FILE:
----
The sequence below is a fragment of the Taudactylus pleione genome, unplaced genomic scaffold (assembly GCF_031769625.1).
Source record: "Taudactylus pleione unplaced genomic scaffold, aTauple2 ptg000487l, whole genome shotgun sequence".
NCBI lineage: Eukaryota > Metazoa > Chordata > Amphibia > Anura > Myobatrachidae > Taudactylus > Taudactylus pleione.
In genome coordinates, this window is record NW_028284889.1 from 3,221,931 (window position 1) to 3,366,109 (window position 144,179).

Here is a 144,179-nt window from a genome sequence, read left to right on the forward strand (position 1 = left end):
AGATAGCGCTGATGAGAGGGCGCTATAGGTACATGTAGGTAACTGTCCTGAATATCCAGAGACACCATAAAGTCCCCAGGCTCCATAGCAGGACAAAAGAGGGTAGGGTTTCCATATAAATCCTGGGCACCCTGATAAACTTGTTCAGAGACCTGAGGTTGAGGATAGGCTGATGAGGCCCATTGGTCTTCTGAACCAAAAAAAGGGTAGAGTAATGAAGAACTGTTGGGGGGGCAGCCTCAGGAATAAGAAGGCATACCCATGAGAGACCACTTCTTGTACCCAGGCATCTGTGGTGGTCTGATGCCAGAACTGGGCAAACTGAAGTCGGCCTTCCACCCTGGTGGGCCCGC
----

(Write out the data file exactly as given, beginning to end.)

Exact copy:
The sequence below is a fragment of the Taudactylus pleione genome, unplaced genomic scaffold (assembly GCF_031769625.1).
Source record: "Taudactylus pleione unplaced genomic scaffold, aTauple2 ptg000487l, whole genome shotgun sequence".
NCBI lineage: Eukaryota > Metazoa > Chordata > Amphibia > Anura > Myobatrachidae > Taudactylus > Taudactylus pleione.
In genome coordinates, this window is record NW_028284889.1 from 3,221,931 (window position 1) to 3,366,109 (window position 144,179).

Here is a 144,179-nt window from a genome sequence, read left to right on the forward strand (position 1 = left end):
AGATAGCGCTGATGAGAGGGCGCTATAGGTACATGTAGGTAACTGTCCTGAATATCCAGAGACACCATAAAGTCCCCAGGCTCCATAGCAGGACAAAAGAGGGTAGGGTTTCCATATAAATCCTGGGCACCCTGATAAACTTGTTCAGAGACCTGAGGTTGAGGATAGGCTGATGAGGCCCATTGGTCTTCTGAACCAAAAAAAGGGTAGAGTAATGAAGAACTGTTGGGGGGGCAGCCTCAGGAATAAGAAGGCATACCCATGAGAGACCACTTCTTGTACCCAGGCATCTGTGGTGGTCTGATGCCAGAACTGGGCAAACTGAAGTCGGCCTTCCACCCTGGTGGGCCCGC